• Post category:Movies
  • Post last modified:January 20, 2022

Cold Mountain: Stuck in a Rut

FIND YOUR WAY HOME. 

They are certainly stuck in a rut, the two lead characters in this film. He’s off to war, trying to get home, while she’s trying to cope with small means. Not much seems to change as the months and years go by. Strange then how easily time flies by when you’re watching this film. Director Anthony Minghella, who made another great epic, The English Patient (1996), knows how to get these elephantine projects moving.

Off to fight for the Confederacy
Ada Monroe (Nicole Kidman) and her preacher father (Donald Sutherland) leave Charleston at the outbreak of the Civil War and move to a small place in North Carolina called Cold Mountain. There, Ada gets to know the quiet, shy W.P. Inman (Jude Law) and it’s love at first sight. Well, sort of. They don’t have much time to spend together because the war eventually reaches Cold Mountain and Inman goes off to fight for the Confederacy, promising to come back to Ada as soon as he can. On the battlefield he learns that war is hell and after being injured he decides to desert. Heading for Cold Mountain, Inman is constantly in danger of being shot for his crime but the memory of Ada is what keeps him going, just as it did when he was lying in the trenches. In the meantime, things are equally dour for Ada. Her father has passed away and unfortunately she has as little talent for survival as she has money. She gets by with a little help from friendly neighbors while waiting for the war to end and Inman to come home.

Then Ruby Thewes (Renée Zellweger) shows up. She’s a young woman who dresses like a man, talks like a man and works like a man. She knows how to get Ada’s farm up and running and offers her help in exchange for meals and a bed. As the war draws to a close, it only seems to become more and more dangerous for Ada and Inman in their quests for survival and love, as well as for the acquaintances they have made.

Bad seeds on both sides
We easily sympathize with the central characters and the actors don’t have to work hard for it. They’re separated for much of the action; Kidman and Law give fine performances and we don’t need them to dominate the film even more. We believe in their love and realize just as much as they do that, since they barely know each other, it is somewhat unreasonable. But they need it as something to hold on to as long as they’re apart and circumstances are this dire.

The film is also one of the darkest portrayals of the Civil War I’ve seen; there are no heroes here, the battles are horrifying and undignified, and there’s plenty of bad seeds on both sides. We see starving Union soldiers threaten to kill a baby and rape its mother unless she gives them everything she owns, and Confederate home guardsmen murder anyone who protects their loved ones from going to war. There’s so much sorrow and brutality that when the happy ending finally comes, we’re grateful to see at least some of the characters make it to the end. Particularly moving is the plight of Kathy Baker’s character, one of Ada’s most unfortunate neighbors.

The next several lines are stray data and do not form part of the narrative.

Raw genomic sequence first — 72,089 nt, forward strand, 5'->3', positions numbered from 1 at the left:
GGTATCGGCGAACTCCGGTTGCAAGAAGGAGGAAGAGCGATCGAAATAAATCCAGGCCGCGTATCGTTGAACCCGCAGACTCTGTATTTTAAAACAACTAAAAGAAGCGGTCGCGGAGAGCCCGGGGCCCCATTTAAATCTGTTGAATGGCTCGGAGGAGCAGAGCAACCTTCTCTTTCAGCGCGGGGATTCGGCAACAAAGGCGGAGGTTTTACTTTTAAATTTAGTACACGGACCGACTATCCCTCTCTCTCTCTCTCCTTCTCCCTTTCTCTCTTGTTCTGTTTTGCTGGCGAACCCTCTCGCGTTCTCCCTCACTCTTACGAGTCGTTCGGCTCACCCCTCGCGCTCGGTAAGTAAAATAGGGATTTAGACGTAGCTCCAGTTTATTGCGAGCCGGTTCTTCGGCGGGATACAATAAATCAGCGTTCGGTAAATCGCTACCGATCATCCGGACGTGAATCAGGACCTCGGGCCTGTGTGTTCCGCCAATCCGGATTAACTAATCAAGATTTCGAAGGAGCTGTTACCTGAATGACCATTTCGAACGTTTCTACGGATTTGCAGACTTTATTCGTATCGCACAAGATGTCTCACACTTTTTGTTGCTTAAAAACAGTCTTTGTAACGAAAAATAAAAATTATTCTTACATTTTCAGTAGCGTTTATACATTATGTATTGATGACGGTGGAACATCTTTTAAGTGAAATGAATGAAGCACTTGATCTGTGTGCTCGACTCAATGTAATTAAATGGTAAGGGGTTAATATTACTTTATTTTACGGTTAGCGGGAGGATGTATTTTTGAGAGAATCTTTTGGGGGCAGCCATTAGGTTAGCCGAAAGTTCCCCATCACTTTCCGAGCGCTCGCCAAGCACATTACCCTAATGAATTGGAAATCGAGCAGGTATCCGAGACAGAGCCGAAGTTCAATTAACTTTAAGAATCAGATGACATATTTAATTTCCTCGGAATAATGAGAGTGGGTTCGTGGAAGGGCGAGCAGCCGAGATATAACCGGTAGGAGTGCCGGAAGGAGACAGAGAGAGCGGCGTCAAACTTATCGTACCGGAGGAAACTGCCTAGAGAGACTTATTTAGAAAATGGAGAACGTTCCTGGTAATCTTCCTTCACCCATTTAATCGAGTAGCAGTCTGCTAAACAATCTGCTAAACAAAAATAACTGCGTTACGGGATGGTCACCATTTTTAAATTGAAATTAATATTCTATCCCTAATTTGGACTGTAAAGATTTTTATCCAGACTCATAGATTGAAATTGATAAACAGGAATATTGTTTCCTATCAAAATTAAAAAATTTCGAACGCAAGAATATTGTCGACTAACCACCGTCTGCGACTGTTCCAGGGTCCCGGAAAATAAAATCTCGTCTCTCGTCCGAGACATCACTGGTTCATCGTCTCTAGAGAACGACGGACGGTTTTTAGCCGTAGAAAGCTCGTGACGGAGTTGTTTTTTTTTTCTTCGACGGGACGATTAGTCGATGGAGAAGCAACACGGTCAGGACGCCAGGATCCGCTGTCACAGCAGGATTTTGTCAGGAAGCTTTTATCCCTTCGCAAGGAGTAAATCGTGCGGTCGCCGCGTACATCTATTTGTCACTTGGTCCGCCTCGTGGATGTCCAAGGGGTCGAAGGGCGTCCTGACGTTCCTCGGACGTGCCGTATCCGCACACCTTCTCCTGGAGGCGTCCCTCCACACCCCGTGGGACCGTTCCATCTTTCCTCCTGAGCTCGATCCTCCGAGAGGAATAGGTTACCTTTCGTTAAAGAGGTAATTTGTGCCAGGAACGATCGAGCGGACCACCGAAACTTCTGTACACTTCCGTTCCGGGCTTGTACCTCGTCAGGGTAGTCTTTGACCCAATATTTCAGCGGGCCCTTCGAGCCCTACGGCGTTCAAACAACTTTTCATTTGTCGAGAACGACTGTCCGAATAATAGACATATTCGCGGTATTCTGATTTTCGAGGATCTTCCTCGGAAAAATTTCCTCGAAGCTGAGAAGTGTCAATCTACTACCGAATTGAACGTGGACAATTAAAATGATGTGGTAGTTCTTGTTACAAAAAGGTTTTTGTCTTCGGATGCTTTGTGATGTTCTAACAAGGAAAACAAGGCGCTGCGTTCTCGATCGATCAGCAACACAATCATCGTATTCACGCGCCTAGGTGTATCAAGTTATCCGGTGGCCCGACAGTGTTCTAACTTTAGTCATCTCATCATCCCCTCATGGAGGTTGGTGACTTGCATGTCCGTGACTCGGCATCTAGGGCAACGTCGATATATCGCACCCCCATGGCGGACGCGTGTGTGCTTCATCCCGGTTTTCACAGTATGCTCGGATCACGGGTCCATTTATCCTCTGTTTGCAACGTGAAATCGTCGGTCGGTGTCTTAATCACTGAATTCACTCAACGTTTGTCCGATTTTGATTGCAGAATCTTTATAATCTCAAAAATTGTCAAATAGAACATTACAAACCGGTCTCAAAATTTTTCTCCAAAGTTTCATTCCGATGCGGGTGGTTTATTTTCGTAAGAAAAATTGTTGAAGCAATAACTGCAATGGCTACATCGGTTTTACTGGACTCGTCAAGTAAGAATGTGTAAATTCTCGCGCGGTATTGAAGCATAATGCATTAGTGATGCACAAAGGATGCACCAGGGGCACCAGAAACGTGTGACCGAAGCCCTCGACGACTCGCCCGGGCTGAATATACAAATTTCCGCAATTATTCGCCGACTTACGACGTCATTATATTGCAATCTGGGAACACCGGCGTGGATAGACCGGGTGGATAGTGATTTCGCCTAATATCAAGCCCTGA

The film is beautifully and convincingly shot in Romania (a location that works very well for the project) and remarkably well-paced, always building emotionally, as well as in intensity. Zellweger received the most praise among the cast members and she certainly grows into her tough character, becoming less of a caricature thanks to a complex relationship with her father (Brendan Gleeson).

On occasion, Anthony Minghella has been compared to David Lean. They are both that rare thing, movie directors who can paint on a big canvas without falling, as they say in England, ass over teakettle. 

Cold Mountain 2003-Britain-Romania-Italy-U.S. 155 min. Color. Widescreen. Produced by Albert Berger, William Horberg, Sydney Pollack, Ron Yerxa. Written and directed by Anthony Minghella. Novel: Charles Frazier. Cinematography: John Seale. Music: Gabriel Yared. Songs: “Scarlet Tide” (T-Bone Burnett, Elvis Costello), “You Will Be My Ain True Love” (Sting). Cast: Jude Law (W.P. Inman), Nicole Kidman (Ada Monroe), Renée Zellweger (Ruby Thewes), Eileen Atkins, Brendan Gleeson, Philip Seymour Hoffman… Natalie Portman, Giovanni Ribisi, Donald Sutherland, Ray Winstone, Cillian Murphy.

Trivia: Julia Roberts and Cate Blanchett were allegedly considered for the part of Ada; Tom Hanks and Daniel Day-Lewis for the part of Inman.

Oscar: Best Supporting Actress (Zellweger). BAFTA: Best Supporting Actress (Zellweger), Music. Golden Globe: Best Supporting Actress (Zellweger).

Last word: “I was heartbroken when we had to leave North Carolina because it’s a book whose soul is about a particular place. But the reality is that if I could have gone back to North Carolina I wouldn’t have done. What we found in Romania was something so consonant with the film and so beautiful and untrammelled. You drive past fields full of people scything the harvest. It really was like time travelling.” (Minghella, BBC)

 

IMDb

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